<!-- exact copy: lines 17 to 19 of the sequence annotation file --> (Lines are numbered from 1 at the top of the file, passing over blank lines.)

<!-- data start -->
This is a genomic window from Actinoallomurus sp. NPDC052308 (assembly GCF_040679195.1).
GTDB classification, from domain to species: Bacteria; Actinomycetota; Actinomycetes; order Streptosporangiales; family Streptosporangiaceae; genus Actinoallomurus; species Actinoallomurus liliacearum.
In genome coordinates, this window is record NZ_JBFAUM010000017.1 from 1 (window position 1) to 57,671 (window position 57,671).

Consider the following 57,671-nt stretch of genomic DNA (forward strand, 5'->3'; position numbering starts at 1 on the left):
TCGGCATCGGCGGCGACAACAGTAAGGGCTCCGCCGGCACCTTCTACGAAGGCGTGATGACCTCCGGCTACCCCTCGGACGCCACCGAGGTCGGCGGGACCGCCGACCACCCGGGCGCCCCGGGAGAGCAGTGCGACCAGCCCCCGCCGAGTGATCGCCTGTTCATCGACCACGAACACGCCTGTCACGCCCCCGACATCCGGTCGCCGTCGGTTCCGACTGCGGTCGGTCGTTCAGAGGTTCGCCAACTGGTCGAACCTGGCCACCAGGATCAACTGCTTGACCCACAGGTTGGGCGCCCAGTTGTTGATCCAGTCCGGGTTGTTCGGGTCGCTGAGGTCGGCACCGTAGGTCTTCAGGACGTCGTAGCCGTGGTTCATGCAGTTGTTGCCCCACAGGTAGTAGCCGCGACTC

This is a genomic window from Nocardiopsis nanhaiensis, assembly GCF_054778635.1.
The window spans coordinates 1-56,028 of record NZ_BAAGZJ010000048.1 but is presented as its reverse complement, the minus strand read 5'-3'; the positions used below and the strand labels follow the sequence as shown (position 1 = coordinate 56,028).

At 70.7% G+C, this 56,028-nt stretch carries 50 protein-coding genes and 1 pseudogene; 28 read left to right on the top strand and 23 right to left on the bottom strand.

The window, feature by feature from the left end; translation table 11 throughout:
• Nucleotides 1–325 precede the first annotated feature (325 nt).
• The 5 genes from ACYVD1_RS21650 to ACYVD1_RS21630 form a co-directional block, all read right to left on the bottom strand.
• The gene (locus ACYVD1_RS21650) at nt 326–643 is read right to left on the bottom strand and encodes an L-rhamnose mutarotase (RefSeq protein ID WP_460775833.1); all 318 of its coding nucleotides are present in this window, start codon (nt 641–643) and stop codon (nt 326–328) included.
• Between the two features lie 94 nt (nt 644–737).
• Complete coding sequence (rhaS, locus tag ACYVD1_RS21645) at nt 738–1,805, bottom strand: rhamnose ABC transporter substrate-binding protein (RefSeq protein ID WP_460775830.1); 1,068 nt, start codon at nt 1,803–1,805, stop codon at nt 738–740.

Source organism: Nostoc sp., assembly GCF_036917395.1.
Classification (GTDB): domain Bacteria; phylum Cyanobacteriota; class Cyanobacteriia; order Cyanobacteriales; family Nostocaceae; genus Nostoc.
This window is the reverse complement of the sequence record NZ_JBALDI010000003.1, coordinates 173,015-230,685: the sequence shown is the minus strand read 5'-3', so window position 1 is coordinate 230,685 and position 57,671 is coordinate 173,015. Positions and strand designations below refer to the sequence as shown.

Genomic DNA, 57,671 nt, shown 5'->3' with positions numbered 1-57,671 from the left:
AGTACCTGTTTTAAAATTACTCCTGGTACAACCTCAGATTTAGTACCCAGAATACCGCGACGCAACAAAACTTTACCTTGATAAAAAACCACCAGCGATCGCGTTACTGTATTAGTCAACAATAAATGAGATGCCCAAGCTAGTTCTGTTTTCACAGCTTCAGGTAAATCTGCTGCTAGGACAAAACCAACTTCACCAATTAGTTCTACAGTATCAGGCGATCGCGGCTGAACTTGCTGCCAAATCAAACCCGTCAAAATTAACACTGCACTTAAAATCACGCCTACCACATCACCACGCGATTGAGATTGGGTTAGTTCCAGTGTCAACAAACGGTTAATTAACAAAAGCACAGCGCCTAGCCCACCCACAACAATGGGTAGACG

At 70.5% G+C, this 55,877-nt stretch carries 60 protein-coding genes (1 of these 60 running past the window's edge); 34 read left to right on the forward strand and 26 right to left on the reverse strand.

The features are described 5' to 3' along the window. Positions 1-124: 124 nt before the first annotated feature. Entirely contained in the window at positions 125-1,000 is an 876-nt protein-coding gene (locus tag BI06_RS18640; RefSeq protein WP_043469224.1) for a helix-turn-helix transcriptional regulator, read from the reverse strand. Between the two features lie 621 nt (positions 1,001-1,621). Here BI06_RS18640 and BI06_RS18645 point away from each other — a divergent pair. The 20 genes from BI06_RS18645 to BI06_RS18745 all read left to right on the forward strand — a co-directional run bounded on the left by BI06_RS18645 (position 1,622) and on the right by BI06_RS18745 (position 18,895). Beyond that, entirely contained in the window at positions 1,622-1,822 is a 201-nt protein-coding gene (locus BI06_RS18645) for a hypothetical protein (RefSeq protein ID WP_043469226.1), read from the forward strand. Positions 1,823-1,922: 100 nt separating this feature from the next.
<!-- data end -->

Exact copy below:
This window is the reverse complement of the sequence record NZ_JBALDI010000003.1, coordinates 173,015-230,685: the sequence shown is the minus strand read 5'-3', so window position 1 is coordinate 230,685 and position 57,671 is coordinate 173,015. Positions and strand designations below refer to the sequence as shown.

Genomic DNA, 57,671 nt, shown 5'->3' with positions numbered 1-57,671 from the left:
AGTACCTGTTTTAAAATTACTCCTGGTACAACCTCAGATTTAGTACCCAGAATACCGCGACGCAACAAAACTTTACCTTGATAAAAAACCACCAGCGATCGCGTTACTGTATTAGTCAACAATAAATGAGATGCCCAAGCTAGTTCTGTTTTCACAGCTTCAGGTAAATCTGCTGCTAGGACAAAACCAACTTCACCAATTAGTTCTACAGTATCAGGCGATCGCGGCTGAACTTGCTGCCAAATCAAACCCGTCAAAATTAACACTGCACTTAAAATCACGCCTACCACATCACCACGCGATTGAGATTGGGTTAGTTCCAGTGTCAACAAACGGTTAATTAACAAAAGCACAGCGCCTAGCCCACCCACAACAATGGGTAGACG